Open Access Open Badges Research article

Dutch postgraduate GP selection procedure; reliability of interview assessments

Margit I Vermeulen*, Marijke M Kuyvenhoven, Nicolaas P A Zuithoff, Yolanda van der Graaf and Roger A M J Damoiseaux

Author Affiliations

Julius Centre for Health Sciences and Primary Care, University Medical Centre Utrecht, Utrecht, The Netherlands

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BMC Family Practice 2013, 14:43  doi:10.1186/1471-2296-14-43

Published: 27 March 2013



Semi- structured interviews are the core of the Dutch selection procedure for postgraduate general practice (GP) training. A staff member, trainer and trainee independently assess personal qualities. Aiming to improve the selection procedure we were interested in the reliability aspects of these interviews. We investigated the inter-rater reliability of the interview for groups of two or three assessors and the degree to which candidates’ characteristics and qualities assessed during interviews explained admission into GP training, controlled for differences between those who apply for the first versus the second or third application.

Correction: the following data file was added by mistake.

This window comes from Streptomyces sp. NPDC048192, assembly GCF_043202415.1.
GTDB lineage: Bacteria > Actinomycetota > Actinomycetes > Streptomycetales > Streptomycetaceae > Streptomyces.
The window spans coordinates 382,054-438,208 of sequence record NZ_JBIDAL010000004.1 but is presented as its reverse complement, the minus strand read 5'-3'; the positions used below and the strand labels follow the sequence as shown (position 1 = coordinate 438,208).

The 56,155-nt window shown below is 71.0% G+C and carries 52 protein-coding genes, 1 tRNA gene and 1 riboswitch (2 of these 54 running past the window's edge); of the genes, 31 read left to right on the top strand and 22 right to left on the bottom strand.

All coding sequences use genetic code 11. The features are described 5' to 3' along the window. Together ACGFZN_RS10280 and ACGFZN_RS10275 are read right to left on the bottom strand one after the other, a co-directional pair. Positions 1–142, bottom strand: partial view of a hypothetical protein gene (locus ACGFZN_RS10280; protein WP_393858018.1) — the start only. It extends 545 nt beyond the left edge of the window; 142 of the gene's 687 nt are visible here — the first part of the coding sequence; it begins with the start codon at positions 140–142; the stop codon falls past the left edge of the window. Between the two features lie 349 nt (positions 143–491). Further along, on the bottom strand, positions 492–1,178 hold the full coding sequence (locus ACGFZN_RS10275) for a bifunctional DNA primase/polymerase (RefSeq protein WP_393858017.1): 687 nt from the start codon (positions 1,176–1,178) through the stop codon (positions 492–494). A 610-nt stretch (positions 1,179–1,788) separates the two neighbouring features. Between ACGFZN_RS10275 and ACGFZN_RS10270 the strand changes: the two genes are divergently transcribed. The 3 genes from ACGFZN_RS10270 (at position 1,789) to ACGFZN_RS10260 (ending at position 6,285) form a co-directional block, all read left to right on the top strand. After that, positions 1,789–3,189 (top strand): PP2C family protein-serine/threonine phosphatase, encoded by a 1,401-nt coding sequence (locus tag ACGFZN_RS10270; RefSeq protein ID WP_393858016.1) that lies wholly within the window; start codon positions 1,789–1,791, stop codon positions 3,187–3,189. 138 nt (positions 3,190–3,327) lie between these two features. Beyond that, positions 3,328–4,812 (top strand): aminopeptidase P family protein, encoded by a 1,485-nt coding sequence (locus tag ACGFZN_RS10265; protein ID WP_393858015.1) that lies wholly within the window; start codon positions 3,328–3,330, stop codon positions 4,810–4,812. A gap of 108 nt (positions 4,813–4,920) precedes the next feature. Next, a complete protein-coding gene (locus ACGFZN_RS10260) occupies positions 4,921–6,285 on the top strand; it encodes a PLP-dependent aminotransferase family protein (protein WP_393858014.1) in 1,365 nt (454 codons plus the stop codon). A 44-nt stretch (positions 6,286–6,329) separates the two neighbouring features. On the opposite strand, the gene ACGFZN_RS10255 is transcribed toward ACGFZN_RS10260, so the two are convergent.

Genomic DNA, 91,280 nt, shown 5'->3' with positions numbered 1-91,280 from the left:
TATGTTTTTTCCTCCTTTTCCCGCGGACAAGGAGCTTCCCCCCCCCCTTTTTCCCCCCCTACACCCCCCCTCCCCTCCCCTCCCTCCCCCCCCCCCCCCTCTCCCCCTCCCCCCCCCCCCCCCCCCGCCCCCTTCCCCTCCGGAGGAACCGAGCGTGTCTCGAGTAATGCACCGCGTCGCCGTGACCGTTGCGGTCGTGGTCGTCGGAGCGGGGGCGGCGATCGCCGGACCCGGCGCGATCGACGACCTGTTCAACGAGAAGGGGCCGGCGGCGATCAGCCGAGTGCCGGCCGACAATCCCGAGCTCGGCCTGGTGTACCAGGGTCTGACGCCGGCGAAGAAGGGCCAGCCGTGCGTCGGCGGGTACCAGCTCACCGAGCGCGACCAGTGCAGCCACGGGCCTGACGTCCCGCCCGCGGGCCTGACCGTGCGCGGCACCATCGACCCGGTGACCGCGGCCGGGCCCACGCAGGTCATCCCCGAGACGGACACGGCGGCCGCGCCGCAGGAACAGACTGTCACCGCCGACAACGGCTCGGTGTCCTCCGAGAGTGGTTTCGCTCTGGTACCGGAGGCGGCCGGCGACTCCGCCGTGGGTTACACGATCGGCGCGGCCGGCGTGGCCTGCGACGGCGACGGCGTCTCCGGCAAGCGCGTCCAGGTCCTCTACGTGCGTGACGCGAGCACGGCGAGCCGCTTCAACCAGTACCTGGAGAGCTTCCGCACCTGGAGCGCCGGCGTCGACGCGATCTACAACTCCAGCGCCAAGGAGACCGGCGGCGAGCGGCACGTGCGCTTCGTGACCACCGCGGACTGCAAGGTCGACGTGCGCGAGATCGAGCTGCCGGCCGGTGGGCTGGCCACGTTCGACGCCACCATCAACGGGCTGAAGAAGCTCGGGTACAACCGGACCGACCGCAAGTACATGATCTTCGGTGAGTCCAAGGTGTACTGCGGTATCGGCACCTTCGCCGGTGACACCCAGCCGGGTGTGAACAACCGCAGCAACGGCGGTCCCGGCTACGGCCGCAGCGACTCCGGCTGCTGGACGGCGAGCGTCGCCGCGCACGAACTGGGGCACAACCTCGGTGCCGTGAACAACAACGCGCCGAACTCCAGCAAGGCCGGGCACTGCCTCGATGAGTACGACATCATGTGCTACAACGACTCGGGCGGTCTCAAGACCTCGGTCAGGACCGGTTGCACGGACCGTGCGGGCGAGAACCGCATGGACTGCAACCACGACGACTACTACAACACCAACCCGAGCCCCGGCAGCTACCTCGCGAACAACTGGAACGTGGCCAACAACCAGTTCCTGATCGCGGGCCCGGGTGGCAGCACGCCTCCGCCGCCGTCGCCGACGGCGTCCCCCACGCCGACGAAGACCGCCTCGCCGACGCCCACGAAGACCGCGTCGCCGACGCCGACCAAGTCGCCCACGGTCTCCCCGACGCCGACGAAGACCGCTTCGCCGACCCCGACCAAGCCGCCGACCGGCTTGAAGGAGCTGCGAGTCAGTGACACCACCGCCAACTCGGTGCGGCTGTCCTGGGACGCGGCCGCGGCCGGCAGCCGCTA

An observational study was conducted of all candidates who entered the Utrecht selection procedure between April 2008 and 2010. Candidates’ characteristics and qualities were collected. Inter-rater reliability of different compositions of the interview group per quality was estimated. Factors associated with admission into GP training were assessed.


The study population included 394 candidates. Twenty-six candidates were rejected based on their application letter (4.4%). Three candidates who applied more than 3 times were excluded. Ultimately, 206 of the 365 candidates were admitted to the GP training (56,4%). The inter-rater reliability was satisfactory (ICC: 0.78 – 0 .84). Reduction from three to two assessors slightly reduces the ICC. The candidates’ qualities independently explained admission to GP training, whereas individual characteristics did not. These results did not differ for candidates who applied for the first time versus candidates applying for the second or third time.


Selection interviews with two assessors yielded a satisfactory level of reliability. Individual characteristics were not associated with admission, whereas scores related to candidate qualities did show such an association. The results of those applying for the second or third time were similar.